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End Boundary Effects on Local Buckling Response of High Strength Linepipe

[+] Author Affiliations
Ali Fatemi

IMV Projects Atlantic; Memorial University of Newfoundland, St. John’s, NL, Canada

Shawn Kenny

Memorial University of Newfoundland, St. John’s, NL, Canada

Farid Taheri

Dalhousie University, Halifax, NS, Canada

Da-Ming Duan, Joe Zhou

TransCanada PipeLines, Calgary, AB, Canada

Paper No. IPC2010-31397, pp. 205-212; 8 pages
doi:10.1115/IPC2010-31397
From:
  • 2010 8th International Pipeline Conference
  • 2010 8th International Pipeline Conference, Volume 4
  • Calgary, Alberta, Canada, September 27–October 1, 2010
  • Conference Sponsors: International Petroleum Technology Institute and the Pipeline Division
  • ISBN: 978-0-7918-4423-6 | eISBN: 978-0-7918-3885-3
  • Copyright © 2010 by ASME

abstract

In this paper, the significance of the length to diameter ratio (L/D) on the local buckling response was evaluated using continuum finite element modelling procedures. A numerical model was developed, using the finite-element simulator ABAQUS/Standard, to predict the local buckling and post-buckling response of high strength pipelines subject to combined state of loading. The numerical procedures were calibrated using test data from large-scale experiments examining the local buckling of high strength linepipe. The numerical model’s response was consistent with the measured experimental response for predicting the local buckling behavior well into the post-yield range. A parametric study was conducted to examine the significance of the linepipe L/D ratio with respect to the yield stress to ultimate stress ratio (Y/T) and hoop yield stress to longitudinal yield stress ratio or anisotropy factor (R). As the models with high L/D ratio exhibit global Euler-type response, a numerical algorithm was developed to calculate the local section moment response for the FE analysis. The analysis conducted provides insight on the significance of end effects on the local buckling response. There are questions on the approach taken by current industry practice with respect to establishing compressive strain limits for local buckling when using shorter linepipe segment lengths. The results from this study suggest end effects require assessment and potential mitigation.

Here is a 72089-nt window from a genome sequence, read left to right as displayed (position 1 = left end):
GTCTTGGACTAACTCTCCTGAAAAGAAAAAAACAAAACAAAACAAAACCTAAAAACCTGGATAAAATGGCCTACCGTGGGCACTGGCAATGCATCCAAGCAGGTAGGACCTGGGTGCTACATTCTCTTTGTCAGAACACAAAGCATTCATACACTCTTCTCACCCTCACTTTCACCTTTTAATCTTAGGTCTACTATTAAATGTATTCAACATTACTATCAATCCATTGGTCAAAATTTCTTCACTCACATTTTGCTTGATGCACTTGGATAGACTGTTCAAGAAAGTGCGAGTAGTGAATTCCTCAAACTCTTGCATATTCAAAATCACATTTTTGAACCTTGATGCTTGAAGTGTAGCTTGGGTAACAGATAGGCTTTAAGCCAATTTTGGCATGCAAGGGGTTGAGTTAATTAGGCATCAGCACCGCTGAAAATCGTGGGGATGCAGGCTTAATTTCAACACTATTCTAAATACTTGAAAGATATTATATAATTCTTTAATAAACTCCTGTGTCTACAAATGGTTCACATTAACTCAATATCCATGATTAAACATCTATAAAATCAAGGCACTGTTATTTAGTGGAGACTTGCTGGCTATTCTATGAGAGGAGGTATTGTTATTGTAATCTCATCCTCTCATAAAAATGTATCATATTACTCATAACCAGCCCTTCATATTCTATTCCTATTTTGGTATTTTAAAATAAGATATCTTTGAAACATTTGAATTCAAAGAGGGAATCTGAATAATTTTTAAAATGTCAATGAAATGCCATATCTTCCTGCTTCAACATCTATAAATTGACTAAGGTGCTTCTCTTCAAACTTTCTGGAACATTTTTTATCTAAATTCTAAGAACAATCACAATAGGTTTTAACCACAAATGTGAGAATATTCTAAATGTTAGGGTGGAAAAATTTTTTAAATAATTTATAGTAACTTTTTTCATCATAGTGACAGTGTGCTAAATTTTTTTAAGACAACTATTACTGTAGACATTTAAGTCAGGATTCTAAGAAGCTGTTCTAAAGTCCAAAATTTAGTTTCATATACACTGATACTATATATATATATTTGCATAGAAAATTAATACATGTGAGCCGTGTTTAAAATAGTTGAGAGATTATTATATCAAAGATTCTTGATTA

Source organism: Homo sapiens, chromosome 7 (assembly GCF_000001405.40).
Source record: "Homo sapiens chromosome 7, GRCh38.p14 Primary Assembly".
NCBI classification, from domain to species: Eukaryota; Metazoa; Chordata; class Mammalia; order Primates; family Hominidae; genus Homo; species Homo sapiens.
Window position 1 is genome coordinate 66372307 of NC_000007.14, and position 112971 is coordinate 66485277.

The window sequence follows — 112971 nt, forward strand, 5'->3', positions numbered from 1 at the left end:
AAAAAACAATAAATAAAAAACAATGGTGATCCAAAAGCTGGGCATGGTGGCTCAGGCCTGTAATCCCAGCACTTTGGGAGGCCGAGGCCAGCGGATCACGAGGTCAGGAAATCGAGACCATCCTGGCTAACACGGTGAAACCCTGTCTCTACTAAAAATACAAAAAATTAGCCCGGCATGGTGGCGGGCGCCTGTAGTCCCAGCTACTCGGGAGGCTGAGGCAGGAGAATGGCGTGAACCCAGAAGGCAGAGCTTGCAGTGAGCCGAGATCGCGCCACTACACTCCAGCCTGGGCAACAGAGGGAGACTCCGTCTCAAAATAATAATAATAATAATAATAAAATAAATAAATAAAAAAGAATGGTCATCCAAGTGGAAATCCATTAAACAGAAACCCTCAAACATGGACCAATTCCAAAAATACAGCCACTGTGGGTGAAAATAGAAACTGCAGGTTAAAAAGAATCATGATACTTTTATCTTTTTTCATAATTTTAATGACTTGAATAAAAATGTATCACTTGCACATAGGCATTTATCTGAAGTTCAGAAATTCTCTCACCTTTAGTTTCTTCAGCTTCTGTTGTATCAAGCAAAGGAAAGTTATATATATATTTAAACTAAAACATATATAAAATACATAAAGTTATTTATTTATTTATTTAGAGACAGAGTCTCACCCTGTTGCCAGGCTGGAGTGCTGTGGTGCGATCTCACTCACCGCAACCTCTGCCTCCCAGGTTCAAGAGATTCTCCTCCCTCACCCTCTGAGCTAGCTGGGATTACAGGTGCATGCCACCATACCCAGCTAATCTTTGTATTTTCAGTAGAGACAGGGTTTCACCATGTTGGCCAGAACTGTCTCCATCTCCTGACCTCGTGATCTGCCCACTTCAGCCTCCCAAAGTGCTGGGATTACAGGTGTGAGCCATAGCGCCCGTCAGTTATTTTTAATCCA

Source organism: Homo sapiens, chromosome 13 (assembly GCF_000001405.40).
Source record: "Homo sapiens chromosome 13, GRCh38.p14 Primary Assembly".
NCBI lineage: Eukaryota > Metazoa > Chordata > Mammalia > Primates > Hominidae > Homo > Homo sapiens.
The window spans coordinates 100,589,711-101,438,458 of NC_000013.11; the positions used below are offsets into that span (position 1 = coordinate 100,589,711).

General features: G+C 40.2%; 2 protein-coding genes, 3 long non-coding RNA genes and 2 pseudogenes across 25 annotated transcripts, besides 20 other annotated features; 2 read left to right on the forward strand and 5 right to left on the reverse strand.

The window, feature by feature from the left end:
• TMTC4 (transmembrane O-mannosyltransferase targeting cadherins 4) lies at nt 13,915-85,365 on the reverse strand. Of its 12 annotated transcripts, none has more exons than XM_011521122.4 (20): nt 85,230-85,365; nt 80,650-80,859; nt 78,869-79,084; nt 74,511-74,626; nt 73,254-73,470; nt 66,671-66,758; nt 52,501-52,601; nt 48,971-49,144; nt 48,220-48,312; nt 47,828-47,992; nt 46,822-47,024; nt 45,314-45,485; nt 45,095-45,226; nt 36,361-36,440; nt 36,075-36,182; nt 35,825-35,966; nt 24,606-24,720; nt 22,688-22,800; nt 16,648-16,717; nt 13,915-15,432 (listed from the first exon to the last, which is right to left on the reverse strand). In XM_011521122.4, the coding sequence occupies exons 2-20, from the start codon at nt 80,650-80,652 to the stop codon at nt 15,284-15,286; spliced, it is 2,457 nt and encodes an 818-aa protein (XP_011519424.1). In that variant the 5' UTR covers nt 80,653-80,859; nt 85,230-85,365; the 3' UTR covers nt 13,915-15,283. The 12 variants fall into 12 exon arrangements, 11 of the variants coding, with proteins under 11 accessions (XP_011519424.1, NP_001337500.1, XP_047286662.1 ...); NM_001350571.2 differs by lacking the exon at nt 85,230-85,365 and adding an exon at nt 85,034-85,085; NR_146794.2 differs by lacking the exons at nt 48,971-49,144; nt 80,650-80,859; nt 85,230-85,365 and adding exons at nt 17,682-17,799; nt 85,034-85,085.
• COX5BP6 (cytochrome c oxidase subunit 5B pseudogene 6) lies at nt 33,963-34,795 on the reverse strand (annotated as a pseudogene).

Copyright © 2010 by ASME
Topics: Buckling

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